King Crimson - Live In Chicago album review
Prog exemplars regenerate in style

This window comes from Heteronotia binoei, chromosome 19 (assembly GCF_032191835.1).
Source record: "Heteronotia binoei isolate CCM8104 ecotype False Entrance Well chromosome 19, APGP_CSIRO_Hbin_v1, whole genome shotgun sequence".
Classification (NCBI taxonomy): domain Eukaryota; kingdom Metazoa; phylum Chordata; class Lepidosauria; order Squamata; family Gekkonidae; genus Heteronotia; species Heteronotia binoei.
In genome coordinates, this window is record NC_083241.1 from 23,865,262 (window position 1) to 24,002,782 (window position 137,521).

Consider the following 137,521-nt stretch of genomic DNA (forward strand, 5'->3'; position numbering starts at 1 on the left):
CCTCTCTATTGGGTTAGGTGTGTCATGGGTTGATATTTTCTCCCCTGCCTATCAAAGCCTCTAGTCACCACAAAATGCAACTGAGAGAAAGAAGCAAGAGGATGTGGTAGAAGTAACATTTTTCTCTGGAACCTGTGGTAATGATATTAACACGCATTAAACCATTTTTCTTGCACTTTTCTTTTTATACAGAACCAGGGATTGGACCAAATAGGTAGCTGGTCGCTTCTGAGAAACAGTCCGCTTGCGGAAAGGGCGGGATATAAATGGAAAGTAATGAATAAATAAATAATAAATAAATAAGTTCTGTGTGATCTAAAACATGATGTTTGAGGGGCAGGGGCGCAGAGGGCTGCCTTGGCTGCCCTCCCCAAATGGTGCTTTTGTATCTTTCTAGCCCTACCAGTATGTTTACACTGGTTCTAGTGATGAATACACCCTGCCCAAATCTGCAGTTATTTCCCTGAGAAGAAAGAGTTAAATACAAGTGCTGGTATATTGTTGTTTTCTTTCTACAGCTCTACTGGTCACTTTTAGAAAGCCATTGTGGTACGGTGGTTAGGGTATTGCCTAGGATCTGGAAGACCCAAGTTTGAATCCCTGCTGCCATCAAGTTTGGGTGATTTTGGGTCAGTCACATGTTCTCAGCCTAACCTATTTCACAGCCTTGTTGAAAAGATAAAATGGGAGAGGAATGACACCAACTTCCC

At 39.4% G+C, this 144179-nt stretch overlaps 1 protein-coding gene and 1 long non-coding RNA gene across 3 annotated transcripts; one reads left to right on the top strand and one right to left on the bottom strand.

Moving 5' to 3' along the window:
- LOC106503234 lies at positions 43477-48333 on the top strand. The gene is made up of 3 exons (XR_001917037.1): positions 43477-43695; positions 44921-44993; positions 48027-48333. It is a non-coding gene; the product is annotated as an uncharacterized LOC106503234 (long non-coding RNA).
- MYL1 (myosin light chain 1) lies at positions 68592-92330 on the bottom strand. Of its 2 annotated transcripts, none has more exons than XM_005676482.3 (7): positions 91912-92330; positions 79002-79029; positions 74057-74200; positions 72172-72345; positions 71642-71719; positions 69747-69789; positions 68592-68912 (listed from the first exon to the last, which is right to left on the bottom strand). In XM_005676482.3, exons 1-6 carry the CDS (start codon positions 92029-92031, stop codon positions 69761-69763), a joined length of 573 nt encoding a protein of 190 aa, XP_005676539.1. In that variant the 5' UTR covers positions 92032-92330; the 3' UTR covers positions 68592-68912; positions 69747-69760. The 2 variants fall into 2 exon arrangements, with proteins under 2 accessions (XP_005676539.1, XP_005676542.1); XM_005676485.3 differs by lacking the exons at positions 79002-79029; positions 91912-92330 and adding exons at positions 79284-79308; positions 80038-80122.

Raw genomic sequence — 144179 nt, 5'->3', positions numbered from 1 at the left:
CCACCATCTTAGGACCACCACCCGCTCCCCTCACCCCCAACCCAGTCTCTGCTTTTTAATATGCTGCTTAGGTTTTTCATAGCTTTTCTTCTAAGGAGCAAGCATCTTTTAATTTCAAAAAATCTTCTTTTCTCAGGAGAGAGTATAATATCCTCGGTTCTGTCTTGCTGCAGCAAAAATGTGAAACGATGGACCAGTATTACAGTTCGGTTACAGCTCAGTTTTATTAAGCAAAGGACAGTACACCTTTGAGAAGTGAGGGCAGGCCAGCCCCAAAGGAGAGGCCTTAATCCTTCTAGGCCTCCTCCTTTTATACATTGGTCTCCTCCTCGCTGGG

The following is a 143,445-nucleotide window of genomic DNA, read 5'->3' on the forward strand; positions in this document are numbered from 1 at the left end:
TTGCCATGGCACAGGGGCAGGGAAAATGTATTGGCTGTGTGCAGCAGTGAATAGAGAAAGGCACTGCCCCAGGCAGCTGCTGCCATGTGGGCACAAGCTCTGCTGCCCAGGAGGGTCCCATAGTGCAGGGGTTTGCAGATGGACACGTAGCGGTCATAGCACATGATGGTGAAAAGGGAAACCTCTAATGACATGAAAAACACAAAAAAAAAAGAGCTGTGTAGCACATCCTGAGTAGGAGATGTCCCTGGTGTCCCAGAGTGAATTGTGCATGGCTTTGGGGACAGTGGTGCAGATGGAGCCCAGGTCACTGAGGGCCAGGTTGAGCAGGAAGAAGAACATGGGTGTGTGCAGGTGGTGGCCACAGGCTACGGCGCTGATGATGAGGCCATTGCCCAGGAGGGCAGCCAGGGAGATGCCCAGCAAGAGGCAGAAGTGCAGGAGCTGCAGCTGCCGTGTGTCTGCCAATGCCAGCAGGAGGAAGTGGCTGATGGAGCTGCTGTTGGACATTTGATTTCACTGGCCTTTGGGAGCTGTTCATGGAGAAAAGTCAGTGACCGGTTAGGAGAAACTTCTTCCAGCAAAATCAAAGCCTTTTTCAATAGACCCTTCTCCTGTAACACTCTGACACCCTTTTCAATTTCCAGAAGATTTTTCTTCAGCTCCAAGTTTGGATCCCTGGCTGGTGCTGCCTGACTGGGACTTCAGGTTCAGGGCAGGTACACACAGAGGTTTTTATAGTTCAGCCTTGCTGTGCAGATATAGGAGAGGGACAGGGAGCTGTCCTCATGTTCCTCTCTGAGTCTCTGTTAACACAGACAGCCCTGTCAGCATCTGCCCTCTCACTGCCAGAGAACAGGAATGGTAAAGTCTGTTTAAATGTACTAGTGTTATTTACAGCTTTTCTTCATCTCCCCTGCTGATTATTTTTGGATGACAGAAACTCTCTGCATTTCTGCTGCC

It would be fair to say that King Crimson are enjoying something of a career renaissance, if they weren’t always enjoying a career renaissance. Here, captured for posterity on this latest ‘official’ bootleg, is the ensemble that lead guitarist and eternal KC presence Robert Fripp categorises as Formation 8.3, cutting loose on the cusp of yet another new beginning in Chicago on June 28, 2017. The band boast a formidable line-up that includes saxophonist Mel Collins and bass’n’stick maestro Tony Levin, alongside recruits of a more recent vintage (ex-P-Tree drummer Gavin Harrison and adept guitar and vocal focal point Jakko Jakszyk). Fripp’s sleevenotes recognise that no simple document can reasonably capture the experience of an audience in the moment, but …Chicago boasts its fair share of highs – not least a stratospheric stab at Bowie’s Heroes, upon which Fripp’s soaring Frippertronics were always the co-star. ‘Hits’ like Epitaph and In The Court Of The Crimson King might be absent, but reworked takes on Larks’ Tongues In Aspic (Part One and Two), Indiscipline, Starless and 21st Century Schizoid Man typify a performance of rare, if characteristic, brilliance.